In the next 30 years Metro Vancouver is projected to grow by about 1.1 million people.[1] To understand the impact of this growth we will use the West End as an illustration. Pictured below, the West End is a residential area primarily consisting of mid-rise and high-rise apartment buildings. Before the 6-story building cap was lifted in 1957 the West End mostly consisted of detached housing.[2]

West End Outline

Note: Outline showing boundary of West End Neighborhood

Using the population growth projections for Metro Vancouver, we can determine the size of the neighborhoods that would need to transition from single family residential to West End equivalent densities in order to accommodate this growth.

Table 1. Metro Vancouver population growth projections
SUBREGION POP. 2011 POP. 2041 +POP.  2011 – 2041 +%POP. 2011 – 2041
1. North Shore[3] 176,600 244,000 67,400 38%
2.Vancouver, UBC[4] 616,500 770,000 153,500 25%
3. Burnaby, New Westminster 289,200 447,000 157,800 55%
4. Tri-Cities[5] 218,500 364,400 145,900 67%
5. Maple Ridge, Pitt Meadows 93,800 156,000 62,200 66%
6. Richmond 198,600 283,500 84,900 43%
7. Surrey, White Rock, Delta 587,500 890,000 279,400 48%
8. Langley[6] 129,300 249,000 119,700 93%
METRO VANCOUVER TOTAL 2,310,000 3,400,000 1,090,000 47%

For the baseline density in this calculation we will use Hastings-Sunrise, a neighborhood in Vancouver that primarily consists of detached housing. Using the difference in population density between Hastings-Sunrise and the West End we can determine the size of the densified residential areas required to accommodate the population growth.

West end population density: 21,830 / km2 [7]
Hastings-Sunrise population density: 4,190 / km2 [7]

The results are calculated in Table 2 below. To give a sense of proportion the results are compared to the 2.0 km2 [8] area of the West End and the 5.8 km2 [9] area of the downtown Vancouver peninsula from Main Street to Stanley park.

Table 2. Size of densified residential areas required to absorb population growth over the next 30 years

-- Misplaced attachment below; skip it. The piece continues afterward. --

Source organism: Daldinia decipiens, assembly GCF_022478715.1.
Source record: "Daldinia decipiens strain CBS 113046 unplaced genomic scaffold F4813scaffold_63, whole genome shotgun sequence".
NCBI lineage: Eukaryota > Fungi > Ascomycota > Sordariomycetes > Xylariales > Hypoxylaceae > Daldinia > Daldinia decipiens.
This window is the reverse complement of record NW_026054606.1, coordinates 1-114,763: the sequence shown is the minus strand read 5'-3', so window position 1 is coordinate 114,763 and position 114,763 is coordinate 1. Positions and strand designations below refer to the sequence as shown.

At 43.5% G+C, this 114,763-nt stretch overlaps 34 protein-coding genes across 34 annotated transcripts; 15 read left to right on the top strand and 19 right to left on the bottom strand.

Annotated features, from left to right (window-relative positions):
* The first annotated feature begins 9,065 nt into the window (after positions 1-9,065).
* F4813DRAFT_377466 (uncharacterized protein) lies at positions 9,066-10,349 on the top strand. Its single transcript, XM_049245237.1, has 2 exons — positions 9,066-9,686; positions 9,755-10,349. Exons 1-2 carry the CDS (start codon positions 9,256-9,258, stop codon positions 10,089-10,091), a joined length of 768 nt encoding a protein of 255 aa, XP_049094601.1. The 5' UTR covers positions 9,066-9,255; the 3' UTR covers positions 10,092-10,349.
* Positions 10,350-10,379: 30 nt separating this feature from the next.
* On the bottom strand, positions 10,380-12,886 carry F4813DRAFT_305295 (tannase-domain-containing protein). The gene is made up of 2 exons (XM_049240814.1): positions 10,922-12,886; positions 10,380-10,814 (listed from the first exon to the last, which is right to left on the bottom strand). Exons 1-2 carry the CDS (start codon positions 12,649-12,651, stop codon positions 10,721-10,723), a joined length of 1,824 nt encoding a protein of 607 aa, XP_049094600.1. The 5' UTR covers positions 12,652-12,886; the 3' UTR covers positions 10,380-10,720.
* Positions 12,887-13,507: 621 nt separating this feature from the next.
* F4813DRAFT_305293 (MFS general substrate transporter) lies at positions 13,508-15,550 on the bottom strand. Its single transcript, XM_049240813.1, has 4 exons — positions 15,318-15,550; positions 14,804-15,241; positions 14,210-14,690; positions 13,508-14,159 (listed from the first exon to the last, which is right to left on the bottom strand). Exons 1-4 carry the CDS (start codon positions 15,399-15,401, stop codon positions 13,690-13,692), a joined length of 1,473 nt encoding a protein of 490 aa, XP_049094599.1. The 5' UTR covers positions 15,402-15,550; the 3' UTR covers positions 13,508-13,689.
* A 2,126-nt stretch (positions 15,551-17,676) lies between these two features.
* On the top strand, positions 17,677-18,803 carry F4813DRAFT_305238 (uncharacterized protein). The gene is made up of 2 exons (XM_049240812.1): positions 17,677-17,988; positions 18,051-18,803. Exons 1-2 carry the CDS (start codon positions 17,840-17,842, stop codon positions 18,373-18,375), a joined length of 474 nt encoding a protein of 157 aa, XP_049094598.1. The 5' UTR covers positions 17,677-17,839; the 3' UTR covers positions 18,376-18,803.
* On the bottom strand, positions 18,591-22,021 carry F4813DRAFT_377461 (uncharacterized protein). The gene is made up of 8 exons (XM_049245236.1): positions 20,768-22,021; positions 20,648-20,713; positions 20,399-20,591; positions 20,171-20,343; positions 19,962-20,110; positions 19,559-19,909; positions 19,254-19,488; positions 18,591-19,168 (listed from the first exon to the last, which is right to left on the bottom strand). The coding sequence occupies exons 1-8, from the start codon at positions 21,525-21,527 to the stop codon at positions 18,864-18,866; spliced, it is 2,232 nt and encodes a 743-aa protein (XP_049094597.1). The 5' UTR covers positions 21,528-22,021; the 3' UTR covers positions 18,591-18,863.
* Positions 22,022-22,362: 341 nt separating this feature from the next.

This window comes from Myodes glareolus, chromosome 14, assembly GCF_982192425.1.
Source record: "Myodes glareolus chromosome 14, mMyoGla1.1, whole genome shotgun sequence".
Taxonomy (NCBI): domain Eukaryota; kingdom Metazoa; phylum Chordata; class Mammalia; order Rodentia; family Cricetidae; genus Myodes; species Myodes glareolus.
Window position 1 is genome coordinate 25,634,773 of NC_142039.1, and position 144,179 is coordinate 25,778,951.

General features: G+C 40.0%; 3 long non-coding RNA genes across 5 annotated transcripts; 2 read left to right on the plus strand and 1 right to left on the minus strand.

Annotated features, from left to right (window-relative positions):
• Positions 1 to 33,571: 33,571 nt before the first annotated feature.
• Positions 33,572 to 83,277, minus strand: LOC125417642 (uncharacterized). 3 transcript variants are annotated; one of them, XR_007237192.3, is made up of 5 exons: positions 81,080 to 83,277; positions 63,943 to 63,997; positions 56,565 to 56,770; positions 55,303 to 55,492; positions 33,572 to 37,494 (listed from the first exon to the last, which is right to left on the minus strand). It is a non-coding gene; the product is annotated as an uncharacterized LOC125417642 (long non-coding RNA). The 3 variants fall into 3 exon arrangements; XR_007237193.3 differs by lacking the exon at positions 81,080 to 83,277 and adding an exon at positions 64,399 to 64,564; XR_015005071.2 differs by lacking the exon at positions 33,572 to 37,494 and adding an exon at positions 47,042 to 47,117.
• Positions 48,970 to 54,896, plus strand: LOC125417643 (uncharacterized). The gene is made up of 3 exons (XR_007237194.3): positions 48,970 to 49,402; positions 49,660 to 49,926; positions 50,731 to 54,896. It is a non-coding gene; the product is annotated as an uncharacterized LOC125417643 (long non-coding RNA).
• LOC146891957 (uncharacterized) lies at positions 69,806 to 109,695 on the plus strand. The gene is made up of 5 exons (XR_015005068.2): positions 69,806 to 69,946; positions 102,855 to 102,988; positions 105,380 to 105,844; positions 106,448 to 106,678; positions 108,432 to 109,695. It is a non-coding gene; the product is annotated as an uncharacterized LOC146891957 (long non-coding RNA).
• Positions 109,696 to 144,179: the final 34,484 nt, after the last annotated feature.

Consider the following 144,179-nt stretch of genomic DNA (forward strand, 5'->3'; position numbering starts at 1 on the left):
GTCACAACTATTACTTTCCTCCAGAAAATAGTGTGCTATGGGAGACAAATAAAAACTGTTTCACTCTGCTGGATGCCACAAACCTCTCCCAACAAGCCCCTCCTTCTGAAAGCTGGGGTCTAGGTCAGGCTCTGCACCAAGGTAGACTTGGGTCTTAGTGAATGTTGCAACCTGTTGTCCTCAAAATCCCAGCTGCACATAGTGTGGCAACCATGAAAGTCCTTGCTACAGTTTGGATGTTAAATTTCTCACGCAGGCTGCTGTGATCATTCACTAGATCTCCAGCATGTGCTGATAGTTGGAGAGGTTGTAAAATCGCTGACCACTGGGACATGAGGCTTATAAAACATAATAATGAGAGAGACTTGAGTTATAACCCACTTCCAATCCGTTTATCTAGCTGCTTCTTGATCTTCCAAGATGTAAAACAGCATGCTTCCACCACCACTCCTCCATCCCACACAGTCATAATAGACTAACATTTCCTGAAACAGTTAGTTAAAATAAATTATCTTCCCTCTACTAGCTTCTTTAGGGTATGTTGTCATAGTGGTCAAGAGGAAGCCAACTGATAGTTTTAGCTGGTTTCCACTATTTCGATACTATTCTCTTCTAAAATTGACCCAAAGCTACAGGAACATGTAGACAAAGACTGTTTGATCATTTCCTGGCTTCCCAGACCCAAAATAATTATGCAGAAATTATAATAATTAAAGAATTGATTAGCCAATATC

SUBREGION DENSIFIED AREA (km2) TIMES SIZE OF WEST END TIMES SIZE OF DOWNTOWN PENINSULA
1. North Shore[3] 3.8[10] 1.9 0.7
2.Vancouver, UBC[4] 8.7 4.3 1.5
3. Burnaby, New Westminster 8.9 4.4 1.5
4. Tri-Cities[5] 8.3 4.1 1.4
5. Maple Ridge, Pitt Meadows 3.5 1.7 0.6
6. Richmond 4.8 2.4 0.8
7. Surrey, White Rock, Delta 15.8 7.8 2.7
8. Langley[6] 8.7 4.3 1.2
METRO VANCOUVER TOTAL 61.8 30.3 10.7

The image below shows the size of the densified areas required in the sub-regions of Metro Vancouver. The locations selected are primarily single family detached residential, but are otherwise arbitrary. The areas are intended only to give a sense of the scale of residential redevelopment that will need to occur.

West End Density Areas

Note: West end shown in green. Scale of densified residential areas required to accommodate the population growth are shown in red. These areas only represent residential growth and do not take into account the additional space required for other uses (ie. commercial, office).


NOTES AND REFERENCES
1. Greater Vancouver Regional District Board (2013). Metro Vancouver 2040: Shaping Our Future. p. 68.
2. City of Vancouver 2012 (2012). West End Community Profile 2012. p. 7.
3. Includes City and District of North Vancouver, West Vancouver, and Lions Bay
4. Also includes remainder of Electoral Area A
5. Includes Coquitlam, Port Coquitlam, Port Moody, Anmore, and Belcarra
6. Includes Langley City and Township
7. Eyeonnorquay (2013). Vancouver’s 22 Local Areas Over Time.
8. http://en.wikipedia.org/wiki/West_End,_Vancouver
9. http://en.wikipedia.org/wiki/Downtown_Vancouver
10. 67,400 / (21,830 – 4,190) = 3.8

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